Endoscopic stent or bypass surgery for patients with pancreatic cancer?

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Published: 21 Oct 2010
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Prof Dirk Gouma - Academic Medical Centre, Amsterdam, Netherlands
Prof Dirk Gouma speaks about his research comparing the use of endoscopic stents with bypass surgery for patients with pancreatic cancer. This study found that patients with a short life expectancy benefited from the short hospital stay and rapid recovery associated with an endoscopic stent whereas patients with a longer life expectancy benefited more from the bypass surgery. Prof Gouma describes how patients are assessed in order to decide on the most appropriate treatment, emphasised the importance of a multi-discipline approach to treatment and talks about the need for improvements in chemotherapy to further increase the outlook for pancreatic cancer patients.

15th Congress of the European Society of Surgical Oncology (ESSO), 15–17 September 2010, Bordeaux, France

Interview with Professor Dirk Gouma (Academic Medical Centre, Amsterdam, Netherlands)

Endoscopic stent or bypass surgery for patients with pancreatic cancer?

Dirk, you’ve been doing, what seems to me, some amazing work because you’re taking patients with pancreatic cancer who don’t have very long to live but you’re doing a lot for them. Can you tell me about the study that you’ve been describing today?

We have done a couple of studies during the last ten years in Amsterdam. You should realise that, unfortunately, the majority of patients with pancreatic cancer cannot be cured, about 20% of these patients will have curative resections but the majority, the other 80% of these patients, have advanced disease, local metastasis, but they have symptoms – symptoms of obstructive jaundice because the bile is not able to go to the gut, and obstruction because there is a stenosis at the end of the stomach, gastric outlet obstruction. These patients will suffer from their complaints and some of these patients also have pain, of course. We are able to treat these patients, at least the symptoms of these patients, quite will and there is a lot of discussion during the last ten years in the literature if these patients should be treated by surgical bypasses for biliary obstruction or for the gastric outlet obstruction, or stenting of these patients and that is a non-surgical procedure to introduce an endoscopic stent in these patients.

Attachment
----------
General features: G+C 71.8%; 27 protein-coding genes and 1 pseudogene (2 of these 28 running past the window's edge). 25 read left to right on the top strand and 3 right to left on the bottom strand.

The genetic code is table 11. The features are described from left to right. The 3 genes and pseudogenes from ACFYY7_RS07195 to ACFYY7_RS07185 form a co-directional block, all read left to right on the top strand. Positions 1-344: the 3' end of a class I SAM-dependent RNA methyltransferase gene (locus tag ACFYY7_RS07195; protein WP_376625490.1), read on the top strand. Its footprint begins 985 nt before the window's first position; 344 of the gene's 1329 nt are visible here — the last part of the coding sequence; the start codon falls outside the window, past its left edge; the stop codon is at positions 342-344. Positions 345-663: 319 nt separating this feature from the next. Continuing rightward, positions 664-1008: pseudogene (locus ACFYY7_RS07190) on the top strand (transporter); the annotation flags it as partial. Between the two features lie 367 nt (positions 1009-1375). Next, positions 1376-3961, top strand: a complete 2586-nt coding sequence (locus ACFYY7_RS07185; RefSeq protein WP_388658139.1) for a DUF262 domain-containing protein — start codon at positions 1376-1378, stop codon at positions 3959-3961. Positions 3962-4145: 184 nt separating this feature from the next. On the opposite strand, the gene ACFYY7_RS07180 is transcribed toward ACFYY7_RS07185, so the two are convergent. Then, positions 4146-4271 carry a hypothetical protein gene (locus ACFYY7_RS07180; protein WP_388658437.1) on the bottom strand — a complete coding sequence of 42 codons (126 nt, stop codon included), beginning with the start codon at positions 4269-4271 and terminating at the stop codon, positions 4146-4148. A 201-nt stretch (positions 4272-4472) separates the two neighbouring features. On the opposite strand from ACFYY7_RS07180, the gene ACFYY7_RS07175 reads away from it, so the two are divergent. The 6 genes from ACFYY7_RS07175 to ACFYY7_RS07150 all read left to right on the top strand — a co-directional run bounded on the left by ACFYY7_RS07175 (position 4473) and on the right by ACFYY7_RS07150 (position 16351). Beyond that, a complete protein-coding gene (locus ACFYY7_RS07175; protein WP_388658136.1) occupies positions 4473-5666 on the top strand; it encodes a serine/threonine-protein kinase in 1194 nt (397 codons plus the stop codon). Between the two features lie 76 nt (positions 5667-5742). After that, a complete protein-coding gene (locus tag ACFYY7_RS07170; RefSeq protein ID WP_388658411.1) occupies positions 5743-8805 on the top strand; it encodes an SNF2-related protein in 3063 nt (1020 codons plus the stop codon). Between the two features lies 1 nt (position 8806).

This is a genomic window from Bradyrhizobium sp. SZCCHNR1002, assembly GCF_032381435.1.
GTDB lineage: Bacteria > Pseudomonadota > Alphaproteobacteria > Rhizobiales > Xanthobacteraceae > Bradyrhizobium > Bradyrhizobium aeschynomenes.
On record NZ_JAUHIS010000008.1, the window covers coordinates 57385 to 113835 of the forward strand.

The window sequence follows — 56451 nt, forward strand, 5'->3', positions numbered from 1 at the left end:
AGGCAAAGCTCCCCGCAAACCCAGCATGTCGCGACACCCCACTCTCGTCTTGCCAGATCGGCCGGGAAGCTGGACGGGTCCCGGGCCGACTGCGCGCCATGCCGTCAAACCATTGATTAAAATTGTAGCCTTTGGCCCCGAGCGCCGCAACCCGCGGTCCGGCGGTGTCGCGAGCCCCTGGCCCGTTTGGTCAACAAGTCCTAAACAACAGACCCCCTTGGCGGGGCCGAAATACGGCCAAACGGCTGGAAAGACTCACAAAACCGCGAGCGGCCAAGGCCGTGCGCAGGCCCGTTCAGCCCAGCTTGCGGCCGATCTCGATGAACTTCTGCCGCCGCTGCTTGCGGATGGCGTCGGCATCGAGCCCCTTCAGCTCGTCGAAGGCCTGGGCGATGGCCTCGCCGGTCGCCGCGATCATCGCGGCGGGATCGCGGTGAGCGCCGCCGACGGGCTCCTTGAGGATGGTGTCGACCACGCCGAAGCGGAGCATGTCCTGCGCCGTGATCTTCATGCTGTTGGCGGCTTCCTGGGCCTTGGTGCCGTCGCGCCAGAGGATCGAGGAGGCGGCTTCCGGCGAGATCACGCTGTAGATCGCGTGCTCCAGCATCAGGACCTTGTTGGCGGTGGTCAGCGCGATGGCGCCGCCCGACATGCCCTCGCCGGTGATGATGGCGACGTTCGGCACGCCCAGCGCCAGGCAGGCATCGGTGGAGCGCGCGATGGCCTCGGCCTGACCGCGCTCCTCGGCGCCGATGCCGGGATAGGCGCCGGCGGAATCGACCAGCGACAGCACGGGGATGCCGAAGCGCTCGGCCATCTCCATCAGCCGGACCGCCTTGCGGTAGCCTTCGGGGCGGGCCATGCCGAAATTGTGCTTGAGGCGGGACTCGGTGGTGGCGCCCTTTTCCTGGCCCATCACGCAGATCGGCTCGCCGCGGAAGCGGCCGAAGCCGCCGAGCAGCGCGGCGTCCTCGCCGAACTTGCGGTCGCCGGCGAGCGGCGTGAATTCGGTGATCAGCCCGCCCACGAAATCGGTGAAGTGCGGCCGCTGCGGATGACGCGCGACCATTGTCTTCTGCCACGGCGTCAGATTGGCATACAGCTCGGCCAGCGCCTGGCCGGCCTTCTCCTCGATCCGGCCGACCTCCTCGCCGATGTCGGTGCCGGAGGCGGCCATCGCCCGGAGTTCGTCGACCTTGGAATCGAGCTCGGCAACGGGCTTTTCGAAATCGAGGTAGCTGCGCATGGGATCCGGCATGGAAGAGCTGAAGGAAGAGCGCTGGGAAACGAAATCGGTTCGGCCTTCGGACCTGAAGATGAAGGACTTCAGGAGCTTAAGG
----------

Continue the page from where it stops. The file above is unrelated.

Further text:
You’ve been reporting on stenting right here today. What did you say?

Well we randomised these patients so half of the patients underwent stenting and the other half of these patients had bypass surgery. In general, patients with a very short life expectancy, I’m thinking about two or three months, these patients will do better after stenting because initially stenting is associated with a shorter hospital stay and a rapid recovery. But patients who will have a life expectancy of more than three or six months are doing better after surgery, that is the outcome of the studies. So we tried to evaluate the patients after initial staging of the disease, what type of life expectancy they have and for the really short survival expected patients they will go for stenting and the longer ones in fact need surgery and bypass surgery.

Some of these patients are really in a bad way because you can have an obstruction so that they just vomit, their gastric obstruction is preventing them from swallowing food normally.

And in fact both procedures quite well relieve the symptoms in the short term already, so stenting is doing quite well after one or two days. But after one or two months these patients will have recurrent symptoms and they need new stents so you have to replace the stents going on and on. After surgery you only have to do one procedure and therefore, for short survival stenting, longer survival bypass surgery, because then these patients don’t have any obstruction during the last six, seven, eight months of their life.

Can you give me some idea of just how big a difference this makes symptomatically for these patients?